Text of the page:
These two deities are often pictured together, with Quetzalcoatl being the God of Wind, and Tlaloc being the God of Rain. The Mexicas believed one of Quetzalcoatl's roles was to sweep the land, or cleanse it, and Tlaloc would follow with the rains that fertilized the seed for abundant crops.



Turquoise Mask depicting Tlaloc, with features of Quetzalcoatl

Mexica Artefact from 1400-1521 CE.

Housed in the British Museum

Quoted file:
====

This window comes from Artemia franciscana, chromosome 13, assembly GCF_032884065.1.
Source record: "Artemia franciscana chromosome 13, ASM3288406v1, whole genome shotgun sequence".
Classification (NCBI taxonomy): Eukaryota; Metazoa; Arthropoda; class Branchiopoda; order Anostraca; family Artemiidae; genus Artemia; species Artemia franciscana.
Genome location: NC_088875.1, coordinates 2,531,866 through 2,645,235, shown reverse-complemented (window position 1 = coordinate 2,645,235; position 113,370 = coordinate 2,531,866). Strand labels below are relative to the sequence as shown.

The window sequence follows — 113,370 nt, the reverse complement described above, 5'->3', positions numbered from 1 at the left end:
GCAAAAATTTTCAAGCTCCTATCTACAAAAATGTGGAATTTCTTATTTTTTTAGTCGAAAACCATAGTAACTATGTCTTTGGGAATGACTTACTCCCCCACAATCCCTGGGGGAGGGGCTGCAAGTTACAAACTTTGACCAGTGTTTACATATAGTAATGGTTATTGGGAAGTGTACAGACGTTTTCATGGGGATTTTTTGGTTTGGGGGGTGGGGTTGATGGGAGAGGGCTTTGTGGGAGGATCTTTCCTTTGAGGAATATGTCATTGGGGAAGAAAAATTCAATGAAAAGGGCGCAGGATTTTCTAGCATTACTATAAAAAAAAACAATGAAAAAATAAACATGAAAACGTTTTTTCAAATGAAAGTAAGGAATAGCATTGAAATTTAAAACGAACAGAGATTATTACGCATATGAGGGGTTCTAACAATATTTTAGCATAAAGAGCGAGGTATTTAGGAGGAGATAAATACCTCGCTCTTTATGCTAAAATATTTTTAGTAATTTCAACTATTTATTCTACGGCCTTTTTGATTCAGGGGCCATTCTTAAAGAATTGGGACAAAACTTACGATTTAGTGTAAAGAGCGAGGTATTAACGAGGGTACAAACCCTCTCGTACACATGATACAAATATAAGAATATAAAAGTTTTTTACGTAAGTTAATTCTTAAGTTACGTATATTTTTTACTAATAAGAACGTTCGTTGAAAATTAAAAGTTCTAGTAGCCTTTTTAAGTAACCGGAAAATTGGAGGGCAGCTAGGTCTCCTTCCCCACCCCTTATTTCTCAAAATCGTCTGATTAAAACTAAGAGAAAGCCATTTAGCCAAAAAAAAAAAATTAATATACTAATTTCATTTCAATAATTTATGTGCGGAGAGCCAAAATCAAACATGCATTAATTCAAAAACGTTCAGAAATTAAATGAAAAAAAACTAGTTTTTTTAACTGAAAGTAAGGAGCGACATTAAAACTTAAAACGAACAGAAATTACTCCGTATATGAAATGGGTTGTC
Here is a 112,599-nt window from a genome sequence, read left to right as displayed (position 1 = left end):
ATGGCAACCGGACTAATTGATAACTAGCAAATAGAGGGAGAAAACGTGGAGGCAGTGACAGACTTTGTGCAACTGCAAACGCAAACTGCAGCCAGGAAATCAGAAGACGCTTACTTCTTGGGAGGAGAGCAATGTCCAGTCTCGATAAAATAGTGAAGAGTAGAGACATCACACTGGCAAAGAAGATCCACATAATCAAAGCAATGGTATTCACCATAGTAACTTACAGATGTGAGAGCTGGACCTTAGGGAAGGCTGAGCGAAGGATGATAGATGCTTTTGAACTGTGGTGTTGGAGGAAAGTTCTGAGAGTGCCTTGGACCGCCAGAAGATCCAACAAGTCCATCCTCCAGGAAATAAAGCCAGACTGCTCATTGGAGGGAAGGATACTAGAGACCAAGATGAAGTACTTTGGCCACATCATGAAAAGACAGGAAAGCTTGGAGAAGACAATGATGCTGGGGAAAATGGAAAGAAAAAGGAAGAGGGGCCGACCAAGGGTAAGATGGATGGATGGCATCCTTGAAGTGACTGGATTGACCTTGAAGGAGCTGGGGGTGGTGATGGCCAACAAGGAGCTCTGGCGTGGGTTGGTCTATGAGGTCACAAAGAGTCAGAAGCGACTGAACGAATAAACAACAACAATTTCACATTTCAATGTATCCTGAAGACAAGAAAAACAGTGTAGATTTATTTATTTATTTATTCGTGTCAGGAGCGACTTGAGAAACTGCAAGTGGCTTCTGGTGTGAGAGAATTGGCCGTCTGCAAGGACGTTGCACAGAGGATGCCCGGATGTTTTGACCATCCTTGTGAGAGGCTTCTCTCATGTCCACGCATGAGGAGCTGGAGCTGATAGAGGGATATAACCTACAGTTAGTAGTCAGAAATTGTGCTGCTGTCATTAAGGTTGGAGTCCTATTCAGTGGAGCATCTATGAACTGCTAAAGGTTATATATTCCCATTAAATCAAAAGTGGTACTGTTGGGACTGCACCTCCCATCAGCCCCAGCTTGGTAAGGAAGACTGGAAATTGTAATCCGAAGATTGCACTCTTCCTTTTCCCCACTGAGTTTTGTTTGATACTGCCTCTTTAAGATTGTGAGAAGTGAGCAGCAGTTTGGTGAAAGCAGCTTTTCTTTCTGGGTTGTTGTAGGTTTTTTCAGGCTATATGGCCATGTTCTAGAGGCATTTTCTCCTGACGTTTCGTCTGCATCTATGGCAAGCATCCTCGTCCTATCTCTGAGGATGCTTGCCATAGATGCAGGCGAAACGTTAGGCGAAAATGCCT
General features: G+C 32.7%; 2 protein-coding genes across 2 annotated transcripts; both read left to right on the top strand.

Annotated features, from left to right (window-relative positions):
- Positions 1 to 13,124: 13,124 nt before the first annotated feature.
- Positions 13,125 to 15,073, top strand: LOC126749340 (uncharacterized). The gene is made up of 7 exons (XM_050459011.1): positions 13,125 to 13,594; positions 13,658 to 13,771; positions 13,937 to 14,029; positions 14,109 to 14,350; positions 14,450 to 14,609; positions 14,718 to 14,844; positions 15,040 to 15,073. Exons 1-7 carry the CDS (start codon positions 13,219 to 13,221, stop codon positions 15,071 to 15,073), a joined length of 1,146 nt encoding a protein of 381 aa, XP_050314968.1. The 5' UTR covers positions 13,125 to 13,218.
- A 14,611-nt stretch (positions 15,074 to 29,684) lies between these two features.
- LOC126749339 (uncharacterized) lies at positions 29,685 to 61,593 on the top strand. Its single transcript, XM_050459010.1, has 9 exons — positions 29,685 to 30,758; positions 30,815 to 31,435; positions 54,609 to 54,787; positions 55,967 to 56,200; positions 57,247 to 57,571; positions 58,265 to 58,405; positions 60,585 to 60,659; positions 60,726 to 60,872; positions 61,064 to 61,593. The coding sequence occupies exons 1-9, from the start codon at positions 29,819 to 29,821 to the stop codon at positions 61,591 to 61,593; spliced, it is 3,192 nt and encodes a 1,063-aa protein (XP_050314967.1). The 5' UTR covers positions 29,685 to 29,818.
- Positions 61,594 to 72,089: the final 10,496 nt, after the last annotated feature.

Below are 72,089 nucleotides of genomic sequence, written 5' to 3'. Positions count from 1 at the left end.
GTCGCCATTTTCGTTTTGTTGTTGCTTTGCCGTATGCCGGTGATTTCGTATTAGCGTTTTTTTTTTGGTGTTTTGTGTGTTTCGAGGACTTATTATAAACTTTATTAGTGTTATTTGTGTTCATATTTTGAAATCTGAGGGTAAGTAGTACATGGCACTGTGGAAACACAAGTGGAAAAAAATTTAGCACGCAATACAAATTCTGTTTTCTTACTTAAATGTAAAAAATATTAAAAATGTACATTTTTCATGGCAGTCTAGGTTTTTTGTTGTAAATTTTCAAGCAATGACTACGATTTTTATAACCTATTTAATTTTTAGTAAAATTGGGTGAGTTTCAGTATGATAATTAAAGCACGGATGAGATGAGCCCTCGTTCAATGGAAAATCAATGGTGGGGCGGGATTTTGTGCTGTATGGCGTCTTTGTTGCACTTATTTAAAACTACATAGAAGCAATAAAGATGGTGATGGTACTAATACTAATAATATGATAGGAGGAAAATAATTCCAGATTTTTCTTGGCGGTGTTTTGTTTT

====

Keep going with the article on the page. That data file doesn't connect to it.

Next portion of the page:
"Two serpents of blue and green turquoise mosaic entwine to form this stylized mask. Their interwoven bodies create the prominent twisted nose and goggle eyes associated with Tlaloc, the god of rain. The eyebrows, which double as the two rattles from the serpents' tails, are made from pine resin and beeswax and would originally have been gilded. The teeth are depicted in white strombus shell. "Snakes copulate by intertwining, sometimes in a vertical position. In Mesoamerica, this act of procreation may have been observed and adapted, both visually and metaphorically, to symbolise the fertilizing rains sent by Tlaloc. The striking green and blue colours of the mosaic evoke the waters and vegetation covering the earth's surface. On the mask's forehead an engraved mosaic tile in the shape of a bivalve shell may symbolise water, while the large green mosaic tile on the opposite snake perhaps represents vegetation, both aspects associated with Tlaloc. Mosaic representations of feathers flanking the face may have mimicked part of a larger headdress that once complemented the mask. "Open cavities in the eyes and suspension holes indicate that this mask may once have been worn. The priest who served Tlaloc in the Templo Mayor at Tenochtitlan was known as Quetzalcoatl Tlaloc Tlamacazqui, and may have worn a mask like this as part of his ritual attire. Another example of a Tlaloc wooden mask, painted in blue, has recently been excavated from the Templo Mayor. It bears similar perforations and may have been worn by a deity impersonator."